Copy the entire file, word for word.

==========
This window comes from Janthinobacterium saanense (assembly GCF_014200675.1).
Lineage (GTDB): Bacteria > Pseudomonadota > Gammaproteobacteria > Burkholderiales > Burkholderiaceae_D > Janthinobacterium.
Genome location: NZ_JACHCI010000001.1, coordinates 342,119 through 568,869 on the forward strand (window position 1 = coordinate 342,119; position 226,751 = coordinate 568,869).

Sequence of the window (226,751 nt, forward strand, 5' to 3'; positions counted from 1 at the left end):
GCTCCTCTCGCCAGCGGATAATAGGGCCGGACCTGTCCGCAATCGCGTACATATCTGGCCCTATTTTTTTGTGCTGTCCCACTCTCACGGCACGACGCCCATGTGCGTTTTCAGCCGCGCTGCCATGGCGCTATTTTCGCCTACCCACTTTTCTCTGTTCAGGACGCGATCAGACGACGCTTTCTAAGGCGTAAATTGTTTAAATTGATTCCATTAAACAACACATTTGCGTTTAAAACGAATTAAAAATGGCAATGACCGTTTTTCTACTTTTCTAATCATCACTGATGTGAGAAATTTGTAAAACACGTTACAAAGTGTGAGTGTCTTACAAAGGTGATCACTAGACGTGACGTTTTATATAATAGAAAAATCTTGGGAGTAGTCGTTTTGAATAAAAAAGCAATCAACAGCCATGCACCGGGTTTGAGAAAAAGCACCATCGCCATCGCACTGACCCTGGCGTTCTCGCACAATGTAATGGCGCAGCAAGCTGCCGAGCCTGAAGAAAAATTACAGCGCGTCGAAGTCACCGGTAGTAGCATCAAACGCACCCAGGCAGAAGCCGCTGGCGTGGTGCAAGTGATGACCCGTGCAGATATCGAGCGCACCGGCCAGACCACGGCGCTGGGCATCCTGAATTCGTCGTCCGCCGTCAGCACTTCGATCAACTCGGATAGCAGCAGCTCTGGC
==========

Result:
This window comes from Janthinobacterium saanense (assembly GCF_014200675.1).
Lineage (GTDB): Bacteria > Pseudomonadota > Gammaproteobacteria > Burkholderiales > Burkholderiaceae_D > Janthinobacterium.
Genome location: NZ_JACHCI010000001.1, coordinates 342,119 through 568,869 on the forward strand (window position 1 = coordinate 342,119; position 226,751 = coordinate 568,869).

Sequence of the window (226,751 nt, forward strand, 5' to 3'; positions counted from 1 at the left end):
GCTCCTCTCGCCAGCGGATAATAGGGCCGGACCTGTCCGCAATCGCGTACATATCTGGCCCTATTTTTTTGTGCTGTCCCACTCTCACGGCACGACGCCCATGTGCGTTTTCAGCCGCGCTGCCATGGCGCTATTTTCGCCTACCCACTTTTCTCTGTTCAGGACGCGATCAGACGACGCTTTCTAAGGCGTAAATTGTTTAAATTGATTCCATTAAACAACACATTTGCGTTTAAAACGAATTAAAAATGGCAATGACCGTTTTTCTACTTTTCTAATCATCACTGATGTGAGAAATTTGTAAAACACGTTACAAAGTGTGAGTGTCTTACAAAGGTGATCACTAGACGTGACGTTTTATATAATAGAAAAATCTTGGGAGTAGTCGTTTTGAATAAAAAAGCAATCAACAGCCATGCACCGGGTTTGAGAAAAAGCACCATCGCCATCGCACTGACCCTGGCGTTCTCGCACAATGTAATGGCGCAGCAAGCTGCCGAGCCTGAAGAAAAATTACAGCGCGTCGAAGTCACCGGTAGTAGCATCAAACGCACCCAGGCAGAAGCCGCTGGCGTGGTGCAAGTGATGACCCGTGCAGATATCGAGCGCACCGGCCAGACCACGGCGCTGGGCATCCTGAATTCGTCGTCCGCCGTCAGCACTTCGATCAACTCGGATAGCAGCAGCTCTGGC